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Honest Numbers on Iraqi Deaths Deserve Honest Context

The opinions expressed by columnists are their own and do not necessarily represent the views of

An authoritative new study of civilian casualties in the Iraq War shows that opponents of that conflict have wildly and consistently exaggerated its human costs.


Based on previously secret figures from the Iraqi Health Ministry, as well as numbers from the British Group “Iraq Body Count” and its own investigation of hospital records and death certificates, the Associated Press concluded that 110,600 Iraqis died since the beginning of the American Invasion. This contrasts with irresponsible and unscientific estimates from various sources that often put the casualties as ten times that high.

For instance, the best known previous estimate of Iraqi deaths came from a notoriously unreliable “household survey” conducted by investigators from Johns Hopkins University and published in the British medical Journal, “The Lancet”. It concluded that 601,027 Iraqis had perished by July, 2006. An even less credible survey, by the British marketing research company, Opinion Research Business, concluded that more than a million Iraqis had died (of a total population of 29 million) by August, 2007.

The new Associated Press report used previously undisclosed data from the Health Ministry, supplementing this total (87,215) with deaths reported from other sources. As reporter Kim Gamel explained: “The AP reviewed the Iraq Body Count analysis and confirmed its conclusions by sifting the data and consulting experts. The AP also interviewed experts involved with the previous studies, prominent Iraq analysts, and provincial and medical officials to determine that the new tally was credible.”


All this careful work yielded far more persuasive numbers than the hysterical reports always favored by the anti-war movement and deployed as part of its effort to depict the war as one of the great genocides of human history.

But while the Associated Press deserves credit for its honest and responsible work, their account of the new totals still failed to place the figures in any meaningful perspective. For instance, the analysis failed to note that the overwhelming majority of the 110,600 dead met their demise at the hands of terrorist violence or sectarian strife; only a tiny minority (perhaps 10% or less) of all casualties occurred at the hands of the Americans or other coalition forces. The AP account does take note of the fact that the Health Ministry figures show that 59,957 of their reported 87,215 deaths (or more than two thirds) occurred in 2006 and 2007 “when sectarian attacks soared and death squads roamed the streets. The period was marked by catastrophic bombings and execution style killings.” The story might have added that the Americans perpetrated none of these mass killings, and instead fought heroically to bring them to an end.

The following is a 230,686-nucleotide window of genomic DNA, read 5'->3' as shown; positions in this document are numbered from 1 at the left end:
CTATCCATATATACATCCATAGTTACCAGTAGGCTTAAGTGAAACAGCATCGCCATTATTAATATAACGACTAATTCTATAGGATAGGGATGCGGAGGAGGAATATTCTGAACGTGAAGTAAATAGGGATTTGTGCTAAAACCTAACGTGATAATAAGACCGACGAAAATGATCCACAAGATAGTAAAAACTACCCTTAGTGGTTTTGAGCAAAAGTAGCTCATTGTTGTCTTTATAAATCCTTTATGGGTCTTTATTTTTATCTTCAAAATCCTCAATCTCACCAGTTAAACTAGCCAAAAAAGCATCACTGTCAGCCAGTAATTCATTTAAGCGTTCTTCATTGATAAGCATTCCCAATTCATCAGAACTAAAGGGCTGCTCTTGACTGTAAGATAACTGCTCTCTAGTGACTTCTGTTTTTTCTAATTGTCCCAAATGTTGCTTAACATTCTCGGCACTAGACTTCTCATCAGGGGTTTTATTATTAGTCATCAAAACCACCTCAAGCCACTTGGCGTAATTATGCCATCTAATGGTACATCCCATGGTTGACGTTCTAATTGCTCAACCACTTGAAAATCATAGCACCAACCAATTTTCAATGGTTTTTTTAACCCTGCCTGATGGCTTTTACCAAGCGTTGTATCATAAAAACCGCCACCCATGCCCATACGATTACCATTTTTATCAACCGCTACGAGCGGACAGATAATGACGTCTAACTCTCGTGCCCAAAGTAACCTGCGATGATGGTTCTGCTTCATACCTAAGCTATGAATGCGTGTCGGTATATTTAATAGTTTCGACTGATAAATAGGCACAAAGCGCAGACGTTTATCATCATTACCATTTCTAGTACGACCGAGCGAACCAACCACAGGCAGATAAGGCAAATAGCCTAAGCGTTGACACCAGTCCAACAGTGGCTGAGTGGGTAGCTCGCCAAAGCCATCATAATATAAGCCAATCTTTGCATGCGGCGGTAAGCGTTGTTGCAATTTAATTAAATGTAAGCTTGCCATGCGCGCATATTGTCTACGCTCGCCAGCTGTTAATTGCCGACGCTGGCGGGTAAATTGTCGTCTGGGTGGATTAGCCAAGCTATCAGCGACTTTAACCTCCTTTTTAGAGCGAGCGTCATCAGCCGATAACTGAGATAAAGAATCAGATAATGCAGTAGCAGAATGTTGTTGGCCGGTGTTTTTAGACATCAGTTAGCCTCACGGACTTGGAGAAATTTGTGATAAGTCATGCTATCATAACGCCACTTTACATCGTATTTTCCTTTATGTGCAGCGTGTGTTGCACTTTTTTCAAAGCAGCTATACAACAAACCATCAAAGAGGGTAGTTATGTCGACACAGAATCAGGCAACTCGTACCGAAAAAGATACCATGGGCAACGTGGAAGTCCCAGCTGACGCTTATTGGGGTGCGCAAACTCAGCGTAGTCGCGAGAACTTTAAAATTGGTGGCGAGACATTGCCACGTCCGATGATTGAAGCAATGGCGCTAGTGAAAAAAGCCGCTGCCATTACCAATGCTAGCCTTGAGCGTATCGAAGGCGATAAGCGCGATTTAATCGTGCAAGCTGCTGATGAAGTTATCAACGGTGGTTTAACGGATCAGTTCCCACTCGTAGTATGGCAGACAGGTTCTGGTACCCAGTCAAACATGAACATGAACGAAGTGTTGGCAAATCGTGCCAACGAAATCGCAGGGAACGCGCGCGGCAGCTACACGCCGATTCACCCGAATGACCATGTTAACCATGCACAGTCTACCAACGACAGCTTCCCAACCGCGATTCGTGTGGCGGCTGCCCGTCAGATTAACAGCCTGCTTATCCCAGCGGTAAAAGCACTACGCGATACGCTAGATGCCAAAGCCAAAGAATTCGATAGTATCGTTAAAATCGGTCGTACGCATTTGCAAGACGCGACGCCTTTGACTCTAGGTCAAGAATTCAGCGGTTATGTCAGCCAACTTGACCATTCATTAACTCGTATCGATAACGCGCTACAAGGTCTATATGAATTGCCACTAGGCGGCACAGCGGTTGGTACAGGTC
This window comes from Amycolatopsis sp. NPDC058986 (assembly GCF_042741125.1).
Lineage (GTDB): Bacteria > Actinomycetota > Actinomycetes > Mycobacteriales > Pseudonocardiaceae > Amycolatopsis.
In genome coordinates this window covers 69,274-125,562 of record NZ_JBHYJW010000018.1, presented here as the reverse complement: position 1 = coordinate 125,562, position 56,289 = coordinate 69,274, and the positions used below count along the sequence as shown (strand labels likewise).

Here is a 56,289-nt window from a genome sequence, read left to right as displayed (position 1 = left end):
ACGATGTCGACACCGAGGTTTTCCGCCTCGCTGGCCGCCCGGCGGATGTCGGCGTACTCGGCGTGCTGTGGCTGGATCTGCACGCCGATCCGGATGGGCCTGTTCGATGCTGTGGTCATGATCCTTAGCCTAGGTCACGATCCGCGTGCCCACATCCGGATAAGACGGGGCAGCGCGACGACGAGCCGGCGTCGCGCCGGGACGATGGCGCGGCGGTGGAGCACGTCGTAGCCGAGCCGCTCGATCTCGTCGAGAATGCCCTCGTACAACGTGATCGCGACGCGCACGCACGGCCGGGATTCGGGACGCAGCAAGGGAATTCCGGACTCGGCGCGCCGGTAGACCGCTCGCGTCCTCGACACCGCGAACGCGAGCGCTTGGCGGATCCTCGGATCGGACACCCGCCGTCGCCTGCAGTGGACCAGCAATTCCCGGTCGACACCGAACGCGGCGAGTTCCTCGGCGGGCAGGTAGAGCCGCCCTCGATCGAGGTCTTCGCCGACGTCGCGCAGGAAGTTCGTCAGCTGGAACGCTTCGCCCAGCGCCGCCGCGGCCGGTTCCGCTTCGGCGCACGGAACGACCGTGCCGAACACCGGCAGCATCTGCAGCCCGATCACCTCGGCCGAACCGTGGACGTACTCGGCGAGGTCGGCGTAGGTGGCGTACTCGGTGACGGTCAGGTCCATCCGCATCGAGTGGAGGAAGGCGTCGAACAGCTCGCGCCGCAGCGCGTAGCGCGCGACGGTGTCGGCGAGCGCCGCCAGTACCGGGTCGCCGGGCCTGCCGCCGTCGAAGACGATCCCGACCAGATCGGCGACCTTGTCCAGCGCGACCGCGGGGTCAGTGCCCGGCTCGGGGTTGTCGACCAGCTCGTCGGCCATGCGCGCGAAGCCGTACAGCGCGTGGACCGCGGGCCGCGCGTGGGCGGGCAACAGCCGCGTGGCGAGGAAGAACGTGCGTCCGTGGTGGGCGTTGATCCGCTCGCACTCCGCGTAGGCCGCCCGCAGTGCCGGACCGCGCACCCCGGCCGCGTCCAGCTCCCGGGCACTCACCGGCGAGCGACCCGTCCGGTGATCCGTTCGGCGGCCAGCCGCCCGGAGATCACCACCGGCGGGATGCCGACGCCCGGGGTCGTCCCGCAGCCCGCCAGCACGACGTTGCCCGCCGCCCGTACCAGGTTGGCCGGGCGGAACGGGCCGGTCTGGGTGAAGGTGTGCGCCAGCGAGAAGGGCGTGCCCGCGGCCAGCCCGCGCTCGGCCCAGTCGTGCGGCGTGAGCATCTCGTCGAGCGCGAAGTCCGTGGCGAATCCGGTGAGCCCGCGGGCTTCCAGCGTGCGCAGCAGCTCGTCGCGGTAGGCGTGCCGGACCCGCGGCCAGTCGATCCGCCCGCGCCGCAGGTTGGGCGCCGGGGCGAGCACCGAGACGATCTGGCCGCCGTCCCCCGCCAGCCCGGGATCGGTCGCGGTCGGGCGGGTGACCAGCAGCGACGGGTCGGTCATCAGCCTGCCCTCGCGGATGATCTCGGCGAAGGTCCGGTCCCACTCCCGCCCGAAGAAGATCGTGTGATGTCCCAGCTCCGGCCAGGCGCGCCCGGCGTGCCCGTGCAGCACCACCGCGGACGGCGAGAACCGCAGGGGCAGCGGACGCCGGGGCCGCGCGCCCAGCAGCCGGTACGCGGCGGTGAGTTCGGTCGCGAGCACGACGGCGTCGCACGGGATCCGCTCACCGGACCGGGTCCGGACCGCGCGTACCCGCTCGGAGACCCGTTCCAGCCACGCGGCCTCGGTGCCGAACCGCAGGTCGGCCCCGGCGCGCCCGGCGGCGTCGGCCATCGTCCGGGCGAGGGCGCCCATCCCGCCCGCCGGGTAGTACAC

In another area, the description of the new calculations lacked an essential element of context, never noting that other recent conflicts in the region produced far more horrendous death tolls. In the Iran-Iraq War of 1980-88, for instance, more than 200,000 Iraqis died – a much higher percentage of a significantly smaller overall population. That conflict also claimed the lives of at least 1,000,000 Iranians.


Meanwhile, the little noted Algerian Civil War (in which Islamist extremists have challenged the government since 1991) has claimed at least 150,000 deaths, and probably more than 200,000—nearly all of them civilians butchered in the same random, brutal and often suicidal attacks responsible for most of the bloodshed in Iraq. With the Algerian and Iraqi populations essentially the same, the rate of death in this grisly but seldom-reported conflict has been even more horrendous than the blood-letting in Iraq.

Of course the Lebanese Civil War of 1975-1990 produced the most devastating results of any struggle in recent Middle Eastern history – with an estimated 250,000 dead, and at least 500,000 more suffering permanent disabilities. In a nation of less than 5,000,000, this loss of life exceeds the Iraqi casualty rate by more than twelve to one.

The relevance of these other conflicts ought to be obvious – since they all reflect (as does the Iraq War) the singularly brutal, blood-thirsty nature of local conflicts involving Arab-against-Arab, and Muslim-against-Muslim. In each of these wars, the most significant American role (which is very much the case in Iraq) involved efforts to stop or to minimize the bloodshed.


The new figures on Iraqi casualties, when placed in the proper context of who did most of the killing, and with reminders of even bloodier struggles of the recent past, show the hollowness and falsehood of hysterical denunciations of the US effort to bring down Saddam Hussein and establish a functioning democracy in the heart of the turbulent Middle East.

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